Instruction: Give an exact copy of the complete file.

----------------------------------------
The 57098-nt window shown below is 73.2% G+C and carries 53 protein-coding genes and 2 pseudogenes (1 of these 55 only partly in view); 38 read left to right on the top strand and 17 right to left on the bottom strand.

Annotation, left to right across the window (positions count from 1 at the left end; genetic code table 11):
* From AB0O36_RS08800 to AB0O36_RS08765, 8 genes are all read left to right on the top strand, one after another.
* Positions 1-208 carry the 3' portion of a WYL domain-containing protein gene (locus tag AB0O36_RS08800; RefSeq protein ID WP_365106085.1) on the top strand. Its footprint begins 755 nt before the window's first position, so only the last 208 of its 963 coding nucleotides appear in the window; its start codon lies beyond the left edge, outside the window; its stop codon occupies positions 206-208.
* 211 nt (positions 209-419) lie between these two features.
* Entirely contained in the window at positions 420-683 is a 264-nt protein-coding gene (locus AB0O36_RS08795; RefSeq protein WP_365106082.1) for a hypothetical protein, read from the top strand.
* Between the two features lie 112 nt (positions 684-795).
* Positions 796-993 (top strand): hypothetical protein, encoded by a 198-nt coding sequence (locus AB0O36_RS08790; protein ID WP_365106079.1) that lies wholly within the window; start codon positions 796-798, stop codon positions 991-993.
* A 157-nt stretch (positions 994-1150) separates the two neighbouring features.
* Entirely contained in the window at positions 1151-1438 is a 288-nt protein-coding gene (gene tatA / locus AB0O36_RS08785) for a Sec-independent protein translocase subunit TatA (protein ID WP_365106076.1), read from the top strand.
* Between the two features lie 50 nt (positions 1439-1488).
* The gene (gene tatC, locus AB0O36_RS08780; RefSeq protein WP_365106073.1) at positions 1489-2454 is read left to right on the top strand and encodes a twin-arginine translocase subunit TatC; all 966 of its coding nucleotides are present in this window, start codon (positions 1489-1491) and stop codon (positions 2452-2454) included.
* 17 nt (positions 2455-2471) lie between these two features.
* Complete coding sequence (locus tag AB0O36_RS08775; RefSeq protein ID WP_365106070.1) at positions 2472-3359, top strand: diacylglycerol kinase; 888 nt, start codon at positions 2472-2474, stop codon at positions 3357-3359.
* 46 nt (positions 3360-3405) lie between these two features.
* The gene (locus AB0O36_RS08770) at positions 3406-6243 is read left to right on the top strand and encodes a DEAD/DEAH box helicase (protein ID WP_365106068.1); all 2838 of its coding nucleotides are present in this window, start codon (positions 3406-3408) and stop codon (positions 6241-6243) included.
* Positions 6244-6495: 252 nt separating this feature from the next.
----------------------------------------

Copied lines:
The 57098-nt window shown below is 73.2% G+C and carries 53 protein-coding genes and 2 pseudogenes (1 of these 55 only partly in view); 38 read left to right on the top strand and 17 right to left on the bottom strand.

Annotation, left to right across the window (positions count from 1 at the left end; genetic code table 11):
* From AB0O36_RS08800 to AB0O36_RS08765, 8 genes are all read left to right on the top strand, one after another.
* Positions 1-208 carry the 3' portion of a WYL domain-containing protein gene (locus tag AB0O36_RS08800; RefSeq protein ID WP_365106085.1) on the top strand. Its footprint begins 755 nt before the window's first position, so only the last 208 of its 963 coding nucleotides appear in the window; its start codon lies beyond the left edge, outside the window; its stop codon occupies positions 206-208.
* 211 nt (positions 209-419) lie between these two features.
* Entirely contained in the window at positions 420-683 is a 264-nt protein-coding gene (locus AB0O36_RS08795; RefSeq protein WP_365106082.1) for a hypothetical protein, read from the top strand.
* Between the two features lie 112 nt (positions 684-795).
* Positions 796-993 (top strand): hypothetical protein, encoded by a 198-nt coding sequence (locus AB0O36_RS08790; protein ID WP_365106079.1) that lies wholly within the window; start codon positions 796-798, stop codon positions 991-993.
* A 157-nt stretch (positions 994-1150) separates the two neighbouring features.
* Entirely contained in the window at positions 1151-1438 is a 288-nt protein-coding gene (gene tatA / locus AB0O36_RS08785) for a Sec-independent protein translocase subunit TatA (protein ID WP_365106076.1), read from the top strand.
* Between the two features lie 50 nt (positions 1439-1488).
* The gene (gene tatC, locus AB0O36_RS08780; RefSeq protein WP_365106073.1) at positions 1489-2454 is read left to right on the top strand and encodes a twin-arginine translocase subunit TatC; all 966 of its coding nucleotides are present in this window, start codon (positions 1489-1491) and stop codon (positions 2452-2454) included.
* 17 nt (positions 2455-2471) lie between these two features.
* Complete coding sequence (locus tag AB0O36_RS08775; RefSeq protein ID WP_365106070.1) at positions 2472-3359, top strand: diacylglycerol kinase; 888 nt, start codon at positions 2472-2474, stop codon at positions 3357-3359.
* 46 nt (positions 3360-3405) lie between these two features.
* The gene (locus AB0O36_RS08770) at positions 3406-6243 is read left to right on the top strand and encodes a DEAD/DEAH box helicase (protein ID WP_365106068.1); all 2838 of its coding nucleotides are present in this window, start codon (positions 3406-3408) and stop codon (positions 6241-6243) included.
* Positions 6244-6495: 252 nt separating this feature from the next.